Table 1 below shows a table of results obtained from coatings with different particle sizes. Comparative examples were provided using 3M Scotchgard Stone Protector™ without particles (Comparative Example 1), a coating composition obtained from polyurethane and polyacrylate without adding particles (Comparative Examples 2), and a coating composition obtained from polyurethane and polyacrylate with various size of polypropylene particles (Examples 1 to 5). FIG. 7 shows a bar chart comparing the gloss values and slip resistance (numerals above bars) of each example. It can be seen that increasing particle size provided increasing slip resistance. Coatings without particles had poorer slip resistance. However, gloss was generally lower with the inclusion of particles into the coating. 30 to 60 micron-sized particles did not greatly affect the gloss of the coated floor surface, and was able to achieve improve slip resistance. Although 90 to 400 micron-sized particles reduced the gloss of the coated floor surface, slip resistance was doubled or trebled in BPN value. The 60° gloss value of 30 (in Example 4 & 5) belongs to a good range of the gloss in the floor coating market. Also, slip resistance value of 35 BPN provides very high slip resistance properties under wet condition. Moreover, all experiments show the easy peel-off properties of the coatings in Examples 1 to 5.

TABLE 1 Table of test results obtained from coatings with different particle sizes Polypropylene Slip Particle Size % Resistance Gloss Peel- Tear of Example (micron) Content (BPN) (20°/60°) off film Comparative 1 No particles 0 15 13/45 N/A N/A Comparative 2 No particles 0 13 22/55 Easy No Example 1 30 2.0 23 19/47 Easy No Example 2 60 2.0 25 21/51 Easy No Example 3 90 2.0 31 14/43 Easy No Example 4 200 2.0 43 11/30 Easy No Example 5 400 2.0 47  9/30 Easy No

Table 2 below shows a table of results obtained from different coatings with 200 micron particles with varying particle content. Likewise, comparative examples were provided using 3M Scotchgard Stone Protector™ without particles (Comparative Sample 1), a coating composition obtained from polyurethane and polyacrylate without adding particles (Comparative Sample 2), and a coating composition obtained from polyurethane and polyacrylate with varying polypropylene particle content ranging from 1% to 5% by weight (Samples 1 to 5). FIG. 8 shows a bar chart comparing the gloss values and slip resistance (numerals above bars) of each Example. Slip resistance appeared to be correlated to content of particles up to about 4% by weight since formulation with particle content greater than 4% did not return higher BPN values. Conversely, gloss showed the inverse correlation with particle content, with gloss values decreasing with increasing particle content. Consequently formulations with 1% or 2% by weight of particle content provided acceptably high slip resistance (more than 35 BPN) and acceptable gloss (more than 30 at 60° gloss). Regarding peel-off properties, coatings in Sample 1 to 4 resulted in coatings with acceptable peel. Sample 5 with 5% of particle content was difficult to peel due to tearing during removal. Generally it was found that increasing particle content led to harder and stiffer films.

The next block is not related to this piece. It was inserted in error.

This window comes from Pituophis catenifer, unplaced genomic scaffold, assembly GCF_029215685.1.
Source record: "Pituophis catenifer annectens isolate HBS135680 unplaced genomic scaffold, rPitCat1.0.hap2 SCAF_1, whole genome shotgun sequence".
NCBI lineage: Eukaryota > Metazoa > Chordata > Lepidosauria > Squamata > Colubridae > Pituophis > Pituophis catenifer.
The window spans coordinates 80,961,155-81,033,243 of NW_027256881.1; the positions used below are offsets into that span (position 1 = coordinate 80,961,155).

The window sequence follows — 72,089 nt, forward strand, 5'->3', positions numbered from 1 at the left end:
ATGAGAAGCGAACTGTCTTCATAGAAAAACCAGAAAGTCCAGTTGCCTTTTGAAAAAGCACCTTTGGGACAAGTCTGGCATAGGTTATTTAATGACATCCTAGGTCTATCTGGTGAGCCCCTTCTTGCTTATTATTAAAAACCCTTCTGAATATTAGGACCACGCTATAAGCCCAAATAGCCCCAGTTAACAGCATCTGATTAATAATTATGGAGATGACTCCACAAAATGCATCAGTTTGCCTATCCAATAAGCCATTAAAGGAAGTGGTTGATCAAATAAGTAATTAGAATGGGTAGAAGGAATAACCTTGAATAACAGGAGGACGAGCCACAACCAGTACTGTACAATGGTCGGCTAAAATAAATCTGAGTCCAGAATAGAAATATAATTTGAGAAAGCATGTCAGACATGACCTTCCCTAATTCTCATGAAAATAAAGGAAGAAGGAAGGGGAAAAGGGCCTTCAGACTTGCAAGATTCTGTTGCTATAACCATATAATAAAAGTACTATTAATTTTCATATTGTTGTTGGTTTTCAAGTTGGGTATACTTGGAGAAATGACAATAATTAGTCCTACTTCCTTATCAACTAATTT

TABLE 2 Table of test results obtained from different coatings with 200 micron particles with varying particle content Polypropylene Slip Particle Size % Resistance Gloss Peel- Tear of Example (micron) Content (BPN) (20°/60°) off film Comparative 1 No particles 0 15 13/45 N/A N/A Comparative 2 No particles 0 13 22/55 Easy No Example 6 200 1.0 37 15/46 Easy No Example 7 200 2.0 43 11/30 Easy No Example 8 200 3.0 47  7/16 Easy No Example 9 200 4.0 50  3/11 Easy No Example 10 200 5.0 51 3/9 Not Easy Partially (breakage) Yes

The variation of slip resistance was measured in a series of reproducibility tests (A, B, C) over varying polypropylene particle content ranging from 1% to 5% by weight, using a fixed particle size of 200 microns. Scotchgard Stone Protector™ coating without particles was used as a control. FIG. 9 shows the variation of slip resistance under wet conditions. Slip resistance was consistent throughout the 3 tests, showing that the coating compositions were of uniform consistency throughout the samples that were prepared.

Example 2

Preparation of Polyurethane-Polyvinyl Acetate Blended Dispersion with HDPE Granules